Dine has a distinct approach to printmaking, it provides him with an opportunity to focus his creative energy on small editions of works that are often experimental in technique and finished by hand. Watercolored by Jim is an edition of 6 unique hand-painted works with watercolor (hence the title) in which only the black lines are printed through copperplate etching.
The work is a tour de force of Dine’s experimentation with innovative monotype and other printmaking techniques. The traditional etching techniques combined with hand-applied details result in this distinctive work that bridges printmaking and painting.
With this painterly work, Dine continues to reinvent the form. The artist’s assertive brushwork is heightened by a soft texture endowing one of his most iconic images with fresh and exciting energy.
Temple of the Golden Red
32 x 24 in.
Edition of 175
Pencil signed, dated and numbered
About the work:
“I’m interested in making something romantic out of a very, very mechanistic geometry. Geometry and color represent to me an idealized, classical place that’s very clear and very pure.“ Richard Anuszkiewicz
Richard Anuszkiewicz was a central figure, along with Briget Riley and Victor Vasarely, in the Op Art movement. As a graduate student at Yale, he was mentored by the color theorist Josef Albers who would steer him on a course toward pure abstraction, grounded in the power of color. Most of his work trends away from personal emotion and drama, seeking rather visual investigations of formal structural and color effects. He made extensive use of ‘simultaneous contrast’ – where two colors, side by side, interact with one another to change our perception of them accordingly.
Among his most famed suites is the Temple Series; mesmerizing works, saturated with vibrant color arranged in geometric abstract compositions. The Temple Series originated after a 1981 trip to Egypt. He was inspired by the geometries of sacred temples,specifically those located in the Valley of the Kings. As is characteristic of most of his works, there are no specific references to individual structures, instead he uses the geometric framework as a space of color experimentation. The works in the series have been interpreted as illustrating visionary architect Buckminster Fuller’s notion of ‘Tensegrity’ – the balance between the forces of tension and integrity inherent in a physical structure.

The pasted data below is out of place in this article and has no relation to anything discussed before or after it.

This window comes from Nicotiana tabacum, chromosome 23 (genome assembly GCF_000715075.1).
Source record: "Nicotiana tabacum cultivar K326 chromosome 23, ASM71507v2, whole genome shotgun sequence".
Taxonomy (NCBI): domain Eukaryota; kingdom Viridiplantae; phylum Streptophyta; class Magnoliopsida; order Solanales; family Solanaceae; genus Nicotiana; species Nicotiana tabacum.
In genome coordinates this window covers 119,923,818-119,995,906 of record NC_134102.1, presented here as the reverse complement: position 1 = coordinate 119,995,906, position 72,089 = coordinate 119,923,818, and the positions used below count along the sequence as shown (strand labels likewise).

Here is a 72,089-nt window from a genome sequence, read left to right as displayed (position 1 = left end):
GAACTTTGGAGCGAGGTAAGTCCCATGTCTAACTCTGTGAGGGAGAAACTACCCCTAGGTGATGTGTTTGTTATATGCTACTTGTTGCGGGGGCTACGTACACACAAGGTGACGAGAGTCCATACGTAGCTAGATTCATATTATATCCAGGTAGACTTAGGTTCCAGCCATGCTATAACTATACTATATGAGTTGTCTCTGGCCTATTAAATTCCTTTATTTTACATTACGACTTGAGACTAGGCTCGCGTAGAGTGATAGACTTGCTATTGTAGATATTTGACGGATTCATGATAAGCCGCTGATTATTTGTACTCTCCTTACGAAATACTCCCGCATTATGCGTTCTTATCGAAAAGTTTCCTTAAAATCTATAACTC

This week’s Work of the Week! WOW! from the Temple Series is Temple of the Golden Red.
Temple of the Golden Red is a quintessential example of Anuszkiewicz’s mature style. Incorporating a repeating pattern of vertically oriented rectangles surrounded by concentric lines of startlingly different color. It contains three central rectangles of saturated crimson surrounded by lines of alternating but as equally saturated yellow and black. Symmetry is essential in Anuszkiewicz’s work, and by juxtaposing opposite colors of equal saturation, he accomplishes a visual fluctuation between figure and ground, creating a vibrating or pulsating sensation in the eye. The result is a release of energy, a transformation of color into motion. Like all great work that depends in large measure on color for its impact, the intensity lays in the way the eye and brain interpret visual information.
As with most artworks, Anuszkiewicz’s work is much more powerful in person. From Temple of the Golden Red emanates a profound luminosity, appearing as if lit from an inner source. New York Times art critic Holland Cotter described Anuszkiewicz’s works by stating, “The drama – and that feels like the right word – is in the subtle chemistry of complementary colors, which makes the geometry glow as if light were leaking out from behind it.” The artwork also packs a powerful monumentality, a result of its architectonic framing that gives the illusion of standing in front of a physical temple. Despite that the work is inspired from a trip to Egypt, the ‘fluting’ can seem to have more in common with classical ancient Greek columns.
Within the boundaries Anuszkiewicz set for himself—vertical bars of color surrounded by the pinstriped framework, the range of effects achieved is remarkable. The colors appear to blaze forth or recede into the distance and the choice of colors projects a mood, in this case, a jazzy up-tempo. Despite the restless optical power of the piece, it is thoroughly classical.